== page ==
Stiff Little Fingers have just released their first album in over a decade and early indications from fans are that No Going Back is possibly the best album they have released in over twenty years!

Formed in 1977 SLF helped to pioneer melodic punk and achieved significant mainstream success before splitting back in 1983. They reunited in 1987 and line up changes aside, have been together in one form or another ever since.
We spoke to founder member Jake Burns ahead of the Manchester show on their current tour.

R13: So you're out on tour again and it must be nice to do a tour with an album to promote for once?
JB: Yeah it's been a while! Obviously the record only came out last week initially just to pledgers but it is, it's taken a long long time, it wasn't something that we deliberately planned it's just that life got in the way. I think it's not just from our point of view but from the audience as well, for all that we've had the songs and we've played quite a few of them, to have them all gathered together in something concrete gives you a new lease of life so it's good from that point of view.

R13: You've never stopped touring and always been active so is it purely a question of having the time to get into the studio?
JB: Yeah, well apart from that about 5 or 6 years ago I had about 8 songs written and that coincided with my 50th birthday and normally I don't make a big fuss of birthdays but my wife was insistent that it's a milestone so that led to a load of people turning up in Chicago and what was supposed to be a quiet night out ending up in a 3 day party, which led right up until going away on tour. So we came out on tour and we thought we're nearly at the stage where we can make a record and we listened to those songs through again to make sure they're OK and I don't know whether it was the weight of the 50th weighing on me but either way I sat down and listened to those songs and I thought they were terrible, well terrible is perhaps a bit harsh but they sounded like the sort of thing I could've written when I was 20 and because there had been such a fuss made of me turning 50 I kid of felt that I should be writing something more mature than I was. So I basically scrapped the whole lot, much to the bands annoyance as you can imagine and then we were back to square one. That was after going through a divorce, I'd moved out, met somebody else, married again and changed continents! So a lot of life got in the way as well.

R13: What made you decide to go down the pledge route this time?
JB: To be completely honest with you we went and spoke to a couple of record labels and they weren't overly enthusiastic and I don't mean that in terms of the band, they said they liked the band but they weren't actually very enthusiastic about their own chances.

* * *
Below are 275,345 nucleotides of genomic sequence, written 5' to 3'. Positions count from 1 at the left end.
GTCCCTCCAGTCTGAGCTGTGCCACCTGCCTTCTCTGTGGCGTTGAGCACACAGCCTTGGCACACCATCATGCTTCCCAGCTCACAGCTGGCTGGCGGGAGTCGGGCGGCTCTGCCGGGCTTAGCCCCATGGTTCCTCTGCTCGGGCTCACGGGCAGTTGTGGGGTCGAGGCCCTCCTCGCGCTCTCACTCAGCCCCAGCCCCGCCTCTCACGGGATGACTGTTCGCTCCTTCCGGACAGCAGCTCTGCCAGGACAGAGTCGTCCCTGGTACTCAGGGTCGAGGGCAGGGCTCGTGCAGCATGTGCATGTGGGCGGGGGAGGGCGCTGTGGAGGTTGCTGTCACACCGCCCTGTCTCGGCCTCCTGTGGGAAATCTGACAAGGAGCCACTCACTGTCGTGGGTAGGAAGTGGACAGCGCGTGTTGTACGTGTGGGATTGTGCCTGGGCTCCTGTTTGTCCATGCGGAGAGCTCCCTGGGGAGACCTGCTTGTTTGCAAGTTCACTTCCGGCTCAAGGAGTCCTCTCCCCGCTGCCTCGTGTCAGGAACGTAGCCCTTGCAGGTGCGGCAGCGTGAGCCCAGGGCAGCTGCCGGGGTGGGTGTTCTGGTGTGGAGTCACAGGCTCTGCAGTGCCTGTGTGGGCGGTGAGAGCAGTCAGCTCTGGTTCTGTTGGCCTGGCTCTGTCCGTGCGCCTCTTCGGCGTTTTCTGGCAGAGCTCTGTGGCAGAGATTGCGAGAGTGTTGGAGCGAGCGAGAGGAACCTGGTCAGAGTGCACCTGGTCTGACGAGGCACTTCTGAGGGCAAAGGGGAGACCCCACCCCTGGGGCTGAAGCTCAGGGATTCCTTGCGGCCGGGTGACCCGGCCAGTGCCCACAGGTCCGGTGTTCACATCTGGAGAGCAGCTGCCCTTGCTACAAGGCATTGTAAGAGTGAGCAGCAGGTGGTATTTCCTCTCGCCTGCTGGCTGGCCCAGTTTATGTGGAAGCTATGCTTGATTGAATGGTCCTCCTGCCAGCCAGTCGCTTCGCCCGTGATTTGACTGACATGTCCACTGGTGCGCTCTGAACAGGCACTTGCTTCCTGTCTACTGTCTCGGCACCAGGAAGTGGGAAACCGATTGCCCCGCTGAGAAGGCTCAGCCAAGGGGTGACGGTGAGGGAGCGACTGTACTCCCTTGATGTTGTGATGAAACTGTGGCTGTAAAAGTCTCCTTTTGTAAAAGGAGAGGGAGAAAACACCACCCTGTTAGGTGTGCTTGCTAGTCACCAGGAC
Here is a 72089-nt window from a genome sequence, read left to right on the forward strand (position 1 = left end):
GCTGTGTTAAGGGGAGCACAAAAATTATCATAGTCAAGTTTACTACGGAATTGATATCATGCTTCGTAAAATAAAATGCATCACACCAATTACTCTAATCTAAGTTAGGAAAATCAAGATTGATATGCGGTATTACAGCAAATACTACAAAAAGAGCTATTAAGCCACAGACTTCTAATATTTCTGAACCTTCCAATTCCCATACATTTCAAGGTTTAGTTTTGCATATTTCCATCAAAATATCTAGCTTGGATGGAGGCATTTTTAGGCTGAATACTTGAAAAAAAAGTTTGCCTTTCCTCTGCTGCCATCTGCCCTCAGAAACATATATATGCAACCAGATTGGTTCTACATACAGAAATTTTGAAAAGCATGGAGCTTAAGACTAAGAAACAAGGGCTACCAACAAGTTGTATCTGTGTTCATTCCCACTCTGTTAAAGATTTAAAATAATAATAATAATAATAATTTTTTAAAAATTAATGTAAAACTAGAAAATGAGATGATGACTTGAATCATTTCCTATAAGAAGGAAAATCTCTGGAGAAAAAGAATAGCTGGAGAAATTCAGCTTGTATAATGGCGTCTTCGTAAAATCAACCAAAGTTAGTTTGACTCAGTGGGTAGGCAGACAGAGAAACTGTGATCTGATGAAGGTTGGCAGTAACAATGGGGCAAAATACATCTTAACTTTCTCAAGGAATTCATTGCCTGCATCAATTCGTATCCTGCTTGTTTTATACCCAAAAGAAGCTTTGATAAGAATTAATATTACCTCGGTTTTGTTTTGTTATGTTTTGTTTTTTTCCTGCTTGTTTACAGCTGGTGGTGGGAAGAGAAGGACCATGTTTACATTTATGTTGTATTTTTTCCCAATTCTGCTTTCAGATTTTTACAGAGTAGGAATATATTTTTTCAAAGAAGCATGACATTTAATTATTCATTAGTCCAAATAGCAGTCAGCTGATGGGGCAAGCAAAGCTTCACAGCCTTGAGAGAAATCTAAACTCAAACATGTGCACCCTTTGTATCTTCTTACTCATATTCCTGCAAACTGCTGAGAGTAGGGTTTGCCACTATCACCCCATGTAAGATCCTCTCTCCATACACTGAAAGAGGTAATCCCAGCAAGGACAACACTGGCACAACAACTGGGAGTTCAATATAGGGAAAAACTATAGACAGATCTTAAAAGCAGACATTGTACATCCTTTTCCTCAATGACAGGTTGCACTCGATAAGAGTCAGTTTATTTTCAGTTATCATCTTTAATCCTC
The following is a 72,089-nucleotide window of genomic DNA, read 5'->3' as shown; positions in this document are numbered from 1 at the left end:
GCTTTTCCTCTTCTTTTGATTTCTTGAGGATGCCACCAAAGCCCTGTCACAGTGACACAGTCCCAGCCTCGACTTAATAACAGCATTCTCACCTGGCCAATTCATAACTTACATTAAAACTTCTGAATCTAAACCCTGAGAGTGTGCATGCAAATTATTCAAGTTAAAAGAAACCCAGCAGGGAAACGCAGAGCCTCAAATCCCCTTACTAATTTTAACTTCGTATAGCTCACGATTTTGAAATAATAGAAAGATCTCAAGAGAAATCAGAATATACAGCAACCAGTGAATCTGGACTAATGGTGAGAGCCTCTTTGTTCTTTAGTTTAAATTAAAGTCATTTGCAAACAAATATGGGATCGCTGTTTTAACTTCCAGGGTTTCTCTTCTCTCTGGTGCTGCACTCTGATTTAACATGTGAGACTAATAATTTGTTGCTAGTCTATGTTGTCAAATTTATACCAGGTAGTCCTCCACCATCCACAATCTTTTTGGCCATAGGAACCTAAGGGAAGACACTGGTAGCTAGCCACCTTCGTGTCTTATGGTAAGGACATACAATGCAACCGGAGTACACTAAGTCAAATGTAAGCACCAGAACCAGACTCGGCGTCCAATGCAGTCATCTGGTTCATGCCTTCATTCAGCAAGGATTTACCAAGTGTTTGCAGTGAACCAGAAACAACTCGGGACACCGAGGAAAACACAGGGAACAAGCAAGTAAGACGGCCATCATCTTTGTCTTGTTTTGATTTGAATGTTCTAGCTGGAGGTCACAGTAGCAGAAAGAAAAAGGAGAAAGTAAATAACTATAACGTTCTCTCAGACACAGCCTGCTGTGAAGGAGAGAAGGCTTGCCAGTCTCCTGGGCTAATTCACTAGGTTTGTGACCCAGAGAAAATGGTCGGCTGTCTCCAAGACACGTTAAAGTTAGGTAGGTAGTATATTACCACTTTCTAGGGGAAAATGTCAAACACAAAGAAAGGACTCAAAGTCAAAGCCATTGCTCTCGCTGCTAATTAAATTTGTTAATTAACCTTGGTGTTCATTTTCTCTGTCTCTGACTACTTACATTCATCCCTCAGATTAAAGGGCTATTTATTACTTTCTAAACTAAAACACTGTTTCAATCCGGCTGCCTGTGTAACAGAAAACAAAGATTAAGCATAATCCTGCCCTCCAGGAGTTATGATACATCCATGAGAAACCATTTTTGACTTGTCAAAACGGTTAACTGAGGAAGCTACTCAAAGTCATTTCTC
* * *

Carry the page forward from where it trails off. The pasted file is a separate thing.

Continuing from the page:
R13: That's interesting!
JB: Well basically they actually said to us "why do you want a record deal?", cos back in the day the reason you wanted a record deal was to get access to distribution to get your record in the shops and there aren't any anymore, apart from specialist ones that mainly deal in second hand vinyl or whatever, so whenever you realise that all you really need is some form of web presence, which we've had for a long time, you think that well we don't need a record deal. Then the pledge thing came up as a suggestion by one of our managers and at first we were a bit nervous about it because it's quite a leap of faith to effectively ask the audience to buy a record they haven't heard. The other thing that slightly worried us was that back in the day when you'd go to EMI, who we were with for a long time, and say we've got this new album, are you interested? And if they say no you've got CBS or Warner Brothers or whatever that you can go to but with this pledge thing if you go to your audience and say are you interested and they say no, that's the end of the line, you're done! So we were slightly nervous from that point of view so we talked to the guys from the pledge thing and asked how long do these campaigns normally run? They said anything from a month to 2 months so we said OK we'll give it 2 months, let's veer on the side of caution and we'll see what happens and we had the funding within 12 hours! So I guess we got our answer that people were interested. That not only gives you a huge boost but it also gives you a huge sense of responsibility as well!

R13: Yeah I was going to ask you about that, does that then put more pressure on you because in the past you could say you were making music for yourselves and if people liked it that's great but this time round those people are actually funding it so we have to make sure they like it?
JB: Yeah absolutely, there was definitely an element that when we got in the studio and the guy hit the record button, it was like "we better not screw this up!" but equally there was an amount of well if they don't like it they've already kind of paid for it so I really hope they like it! Laughter I don't know how we're going to deal with a flood of records coming back!

R13: You said in the past that you were happier with 'Guitar & Drum' than with some of the previous albums; what's your view of 'No Going Back' in that respect?
JB: Hard to tell, we're still a bit close to it. I think you always think the last thing you've done is the best thing you've done, I think that's natural but I'm very pleased with it, I think the songs are stronger but then someone could argue that you've had eleven bloody years to get it right so they want to be. Somebody pointed out to me that it only took Michael Angelo 4 years to paint the Cistine Chapel Laughs so when you put it like that... he knew what he was doing and I didn't know what I was doing! I was and still am very pleased with Guitar and Drum, there are a couple of things that I would've done differently but that's the case with every record you make. Whether it's as good as or better than I don't really know, at this stage of the game that's really down to the audience to say rather than us. I haven't really lived with it long enough to say and again when you're out on tour the last thing you want to do is listen to your own damn record!